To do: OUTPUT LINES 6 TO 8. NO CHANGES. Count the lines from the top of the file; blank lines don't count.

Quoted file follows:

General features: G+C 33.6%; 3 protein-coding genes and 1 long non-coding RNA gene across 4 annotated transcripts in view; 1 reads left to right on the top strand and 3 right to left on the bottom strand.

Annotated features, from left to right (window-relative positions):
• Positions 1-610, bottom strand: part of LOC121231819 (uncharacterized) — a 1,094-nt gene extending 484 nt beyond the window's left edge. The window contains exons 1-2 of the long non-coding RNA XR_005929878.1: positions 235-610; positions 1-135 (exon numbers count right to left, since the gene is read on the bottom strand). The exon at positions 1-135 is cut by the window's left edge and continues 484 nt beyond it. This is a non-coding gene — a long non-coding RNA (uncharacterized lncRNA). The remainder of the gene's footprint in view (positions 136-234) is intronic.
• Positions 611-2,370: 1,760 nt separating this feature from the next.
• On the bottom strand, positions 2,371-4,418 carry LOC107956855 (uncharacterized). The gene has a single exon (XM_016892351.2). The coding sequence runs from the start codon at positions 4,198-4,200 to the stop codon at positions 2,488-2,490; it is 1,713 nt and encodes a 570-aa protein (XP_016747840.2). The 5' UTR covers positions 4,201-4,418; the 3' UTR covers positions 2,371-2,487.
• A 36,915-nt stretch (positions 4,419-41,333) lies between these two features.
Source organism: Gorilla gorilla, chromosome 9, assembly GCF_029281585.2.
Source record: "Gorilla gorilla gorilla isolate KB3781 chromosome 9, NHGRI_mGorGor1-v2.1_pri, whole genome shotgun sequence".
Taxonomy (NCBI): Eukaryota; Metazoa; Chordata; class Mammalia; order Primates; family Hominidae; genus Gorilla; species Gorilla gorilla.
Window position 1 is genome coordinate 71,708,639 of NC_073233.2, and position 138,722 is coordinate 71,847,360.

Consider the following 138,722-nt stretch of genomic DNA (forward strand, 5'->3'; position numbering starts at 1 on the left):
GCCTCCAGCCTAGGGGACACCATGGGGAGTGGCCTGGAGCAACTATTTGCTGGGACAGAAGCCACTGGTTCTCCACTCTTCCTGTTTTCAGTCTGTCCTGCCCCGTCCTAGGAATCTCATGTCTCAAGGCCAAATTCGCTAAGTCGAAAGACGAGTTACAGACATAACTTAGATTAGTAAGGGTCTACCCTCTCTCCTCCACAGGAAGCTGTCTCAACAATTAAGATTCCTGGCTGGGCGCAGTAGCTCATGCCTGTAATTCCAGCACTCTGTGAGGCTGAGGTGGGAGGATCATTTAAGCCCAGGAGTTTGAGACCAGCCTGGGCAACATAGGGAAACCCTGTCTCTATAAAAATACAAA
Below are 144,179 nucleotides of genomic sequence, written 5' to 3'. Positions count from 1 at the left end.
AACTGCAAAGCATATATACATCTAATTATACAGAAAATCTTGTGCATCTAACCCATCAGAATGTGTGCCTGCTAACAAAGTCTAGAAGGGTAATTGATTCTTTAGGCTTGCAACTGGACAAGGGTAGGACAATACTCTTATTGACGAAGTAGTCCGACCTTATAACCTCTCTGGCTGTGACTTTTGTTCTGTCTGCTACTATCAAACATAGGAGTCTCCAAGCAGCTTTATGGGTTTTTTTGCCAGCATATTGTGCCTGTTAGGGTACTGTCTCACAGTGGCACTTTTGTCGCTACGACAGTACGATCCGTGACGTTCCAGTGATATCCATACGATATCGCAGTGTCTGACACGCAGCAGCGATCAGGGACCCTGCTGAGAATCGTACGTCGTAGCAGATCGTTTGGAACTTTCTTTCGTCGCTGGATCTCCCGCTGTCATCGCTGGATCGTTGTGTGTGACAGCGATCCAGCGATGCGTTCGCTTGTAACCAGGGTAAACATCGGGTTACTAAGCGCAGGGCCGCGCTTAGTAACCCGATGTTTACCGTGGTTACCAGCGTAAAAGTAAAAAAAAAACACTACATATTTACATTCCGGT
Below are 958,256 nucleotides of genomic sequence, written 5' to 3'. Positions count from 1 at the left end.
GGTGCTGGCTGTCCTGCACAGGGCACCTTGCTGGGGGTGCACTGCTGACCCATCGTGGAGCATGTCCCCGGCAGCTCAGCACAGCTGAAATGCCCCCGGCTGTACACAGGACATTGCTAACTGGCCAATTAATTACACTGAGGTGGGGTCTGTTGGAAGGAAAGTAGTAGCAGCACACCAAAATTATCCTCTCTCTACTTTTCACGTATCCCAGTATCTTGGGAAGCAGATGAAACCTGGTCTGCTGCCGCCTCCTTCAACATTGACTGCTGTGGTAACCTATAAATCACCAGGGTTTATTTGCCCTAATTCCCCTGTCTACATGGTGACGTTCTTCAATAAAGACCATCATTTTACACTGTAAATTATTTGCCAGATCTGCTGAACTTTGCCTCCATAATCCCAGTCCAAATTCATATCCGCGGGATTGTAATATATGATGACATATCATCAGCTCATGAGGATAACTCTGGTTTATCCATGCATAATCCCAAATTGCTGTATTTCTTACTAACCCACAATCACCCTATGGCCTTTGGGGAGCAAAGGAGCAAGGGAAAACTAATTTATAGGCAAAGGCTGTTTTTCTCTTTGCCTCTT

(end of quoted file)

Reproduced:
• A 36,915-nt stretch (positions 4,419-41,333) lies between these two features.
Source organism: Gorilla gorilla, chromosome 9, assembly GCF_029281585.2.
Source record: "Gorilla gorilla gorilla isolate KB3781 chromosome 9, NHGRI_mGorGor1-v2.1_pri, whole genome shotgun sequence".